Gestodene
      GSD study samples were determined according to a validated assay. The limit of quantification for this study was 1.0–200 ng of GSD per ml plasma. GSD and its IS, an analogue of GSD, were isolated from 0.1 ml of rabbit plasma by SPE with C-18 cartridges. The plasma extracts were analysed using an API 365 LC-MS-MS system. The liquid chromatograph was equipped with an analytical Hypersil BDS C18 column. Atmospheric pressure chemical ionization was applied as ionization technique, monitoring m/z 311.0 (M + H) with fragment ion m/z 109.1 for GSD and m/z 339.10 (M + H) with fragment ion m/z 229.20 for its IS.

      Levonorgestrel
      LNG study samples were determined according to a validated assay. The limit of quantification for this study was 1.0–200 ng of LNG per ml plasma. LNG and its IS, an analogue of LNG, were isolated from 0.1 ml of rabbit plasma by SPE with C-18 cartridges. The plasma extracts were analysed using an API 365 LC-MS-MS system. The liquid chromatograph was equipped with an analytical Luna Phenyl Hexyl column. Ion spray was applied as ionization technique, monitoring m/z 313.3 (M + H) with fragment ion m/z 109.2 for LNG and m/z 339.20 (M + H) with fragment ion m/z 229.10 for its IS.

      Aortic accumulation of cholesterol
      Necropsy (week 32) was done with an i.v. injection of 1–2 ml of mebumal (pentobarbital) 20% solution. The thoracic aorta (just above the aortic valves to the level of the diaphragm) was dissected free, and the connective tissue adhering to the adventitia was then carefully removed under running saline. The aorta was cut longitudinally and the luminal surface was rinsed with saline. The vessel was fixed at the corners with pins onto a piece of paper on a corkboard. The tissue was separated in two parts (a proximal and a distal part) at the level of the first intercostal arteries. The proximal part was utilized to strip the luminal layer containing the intima and part of the media from the underlying media/adventitia. The proximal part was weighed and stored at –20°C until analysed. For analysis, the luminal layer of the aortic tissue was minced and the lipids were extracted chemically with chloroform and methanol (2:1, vol/vol) over 24 h. The lipids were separated from the proteins (Haarbo et al., 1991). The total aortic cholesterol content in the tissue specimens was measured enzymatically after the fraction containing cholesterol had been taken to dryness by heating and then dissolved in 1.0 ml of 2-propanol. The amount of protein in the aorta was measured as described by Lowry (1951). The weight of the heart was recorded.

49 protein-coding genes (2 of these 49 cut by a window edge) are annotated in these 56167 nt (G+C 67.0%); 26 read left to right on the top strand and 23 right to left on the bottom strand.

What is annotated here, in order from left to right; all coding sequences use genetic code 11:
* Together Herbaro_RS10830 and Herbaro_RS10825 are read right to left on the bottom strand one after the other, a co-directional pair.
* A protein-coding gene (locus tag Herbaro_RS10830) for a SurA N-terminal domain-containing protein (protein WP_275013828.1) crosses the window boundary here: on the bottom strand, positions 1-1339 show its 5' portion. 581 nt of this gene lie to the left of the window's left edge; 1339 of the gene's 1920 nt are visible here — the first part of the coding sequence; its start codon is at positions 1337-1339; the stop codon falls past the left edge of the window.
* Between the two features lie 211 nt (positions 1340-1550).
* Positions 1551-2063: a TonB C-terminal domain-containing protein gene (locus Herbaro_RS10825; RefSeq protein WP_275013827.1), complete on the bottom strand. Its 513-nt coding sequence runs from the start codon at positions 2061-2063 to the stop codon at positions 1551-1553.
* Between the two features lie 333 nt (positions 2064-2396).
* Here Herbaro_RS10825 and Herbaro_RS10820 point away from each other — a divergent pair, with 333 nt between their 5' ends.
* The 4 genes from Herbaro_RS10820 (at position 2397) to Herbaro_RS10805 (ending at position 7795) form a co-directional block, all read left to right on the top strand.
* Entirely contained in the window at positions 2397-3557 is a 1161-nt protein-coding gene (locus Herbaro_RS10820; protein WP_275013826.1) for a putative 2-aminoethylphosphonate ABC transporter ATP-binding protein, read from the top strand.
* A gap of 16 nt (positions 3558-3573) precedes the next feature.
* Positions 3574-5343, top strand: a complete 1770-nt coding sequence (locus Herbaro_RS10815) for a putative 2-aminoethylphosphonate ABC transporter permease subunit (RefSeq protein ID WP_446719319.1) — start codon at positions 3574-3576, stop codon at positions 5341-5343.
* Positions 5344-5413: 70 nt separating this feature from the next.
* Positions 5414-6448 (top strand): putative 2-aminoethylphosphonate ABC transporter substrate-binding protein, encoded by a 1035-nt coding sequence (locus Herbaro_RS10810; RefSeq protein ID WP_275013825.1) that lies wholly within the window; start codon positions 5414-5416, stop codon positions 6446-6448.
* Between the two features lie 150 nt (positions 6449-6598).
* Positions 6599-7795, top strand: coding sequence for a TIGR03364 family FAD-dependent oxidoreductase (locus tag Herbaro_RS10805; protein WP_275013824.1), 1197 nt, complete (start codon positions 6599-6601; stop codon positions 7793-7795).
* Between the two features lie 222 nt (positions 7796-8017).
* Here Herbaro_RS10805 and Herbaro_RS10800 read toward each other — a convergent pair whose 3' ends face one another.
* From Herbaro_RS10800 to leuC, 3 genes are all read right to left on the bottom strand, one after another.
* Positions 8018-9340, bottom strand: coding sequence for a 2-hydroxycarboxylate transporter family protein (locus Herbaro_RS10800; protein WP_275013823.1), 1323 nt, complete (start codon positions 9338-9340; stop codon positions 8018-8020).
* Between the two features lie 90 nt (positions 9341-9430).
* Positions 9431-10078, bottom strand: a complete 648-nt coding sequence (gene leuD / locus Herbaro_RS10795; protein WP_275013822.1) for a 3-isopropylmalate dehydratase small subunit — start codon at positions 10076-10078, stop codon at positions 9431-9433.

Morphometric analysis of aortic plaque area
      The aorta (comprising the ascendant part, the arch, and the descendant part, from the aortic valves and to the first intercostal artery) was opened longitudinally and rinsed in 50% ethanol and dyed in Sudan Red for 1 min. Each aortic tissue dyed was projected onto a horizontal surface with a projecting videocamera (JAI 2040 Protec, Japan) and videotaped under microscope (Zeiss Stemi 2000/C, Germany). The images obtained were then digitized (ImagePro Plus, USA) to determine the surface involvement of atherosclerotic lesions (fatty streaks) and the total area occupied by the atheroma plaque (see below). Surface involvement by atherosclerosis in an animal was assessed by tracing the contours of the lumen expressed as percentage of the total aortic area. Summing the degree of surface involvement per animal and dividing by the number of animals in the group, the mean degree of surface involvement by atherosclerosis in a treatment group was calculated. Sudan Red was found not to significantly interfere with chemical determination of aortic accumulation of cholesterol (data not shown).